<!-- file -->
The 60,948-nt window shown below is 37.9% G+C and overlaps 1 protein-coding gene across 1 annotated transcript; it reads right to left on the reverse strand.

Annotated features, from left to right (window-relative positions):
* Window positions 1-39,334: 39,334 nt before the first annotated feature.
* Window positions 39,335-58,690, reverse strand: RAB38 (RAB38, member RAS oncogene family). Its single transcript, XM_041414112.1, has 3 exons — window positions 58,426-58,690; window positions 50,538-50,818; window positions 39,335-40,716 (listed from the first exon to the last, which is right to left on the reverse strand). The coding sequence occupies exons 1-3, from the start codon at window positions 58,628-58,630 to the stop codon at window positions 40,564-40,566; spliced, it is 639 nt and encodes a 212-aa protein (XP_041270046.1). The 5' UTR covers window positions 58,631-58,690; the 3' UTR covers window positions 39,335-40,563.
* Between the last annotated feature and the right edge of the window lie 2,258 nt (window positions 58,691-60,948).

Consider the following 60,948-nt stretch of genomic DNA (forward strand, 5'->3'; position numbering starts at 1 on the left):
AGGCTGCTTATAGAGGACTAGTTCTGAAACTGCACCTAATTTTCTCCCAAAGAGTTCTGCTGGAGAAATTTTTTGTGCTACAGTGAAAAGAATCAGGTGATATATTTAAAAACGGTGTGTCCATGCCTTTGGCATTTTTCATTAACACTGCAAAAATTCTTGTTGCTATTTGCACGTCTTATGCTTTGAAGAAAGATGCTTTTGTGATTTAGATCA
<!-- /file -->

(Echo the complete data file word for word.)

The 60,948-nt window shown below is 37.9% G+C and overlaps 1 protein-coding gene across 1 annotated transcript; it reads right to left on the reverse strand.

Annotated features, from left to right (window-relative positions):
* Window positions 1-39,334: 39,334 nt before the first annotated feature.
* Window positions 39,335-58,690, reverse strand: RAB38 (RAB38, member RAS oncogene family). Its single transcript, XM_041414112.1, has 3 exons — window positions 58,426-58,690; window positions 50,538-50,818; window positions 39,335-40,716 (listed from the first exon to the last, which is right to left on the reverse strand). The coding sequence occupies exons 1-3, from the start codon at window positions 58,628-58,630 to the stop codon at window positions 40,564-40,566; spliced, it is 639 nt and encodes a 212-aa protein (XP_041270046.1). The 5' UTR covers window positions 58,631-58,690; the 3' UTR covers window positions 39,335-40,563.
* Between the last annotated feature and the right edge of the window lie 2,258 nt (window positions 58,691-60,948).

Consider the following 60,948-nt stretch of genomic DNA (forward strand, 5'->3'; position numbering starts at 1 on the left):
AGGCTGCTTATAGAGGACTAGTTCTGAAACTGCACCTAATTTTCTCCCAAAGAGTTCTGCTGGAGAAATTTTTTGTGCTACAGTGAAAAGAATCAGGTGATATATTTAAAAACGGTGTGTCCATGCCTTTGGCATTTTTCATTAACACTGCAAAAATTCTTGTTGCTATTTGCACGTCTTATGCTTTGAAGAAAGATGCTTTTGTGATTTAGATCA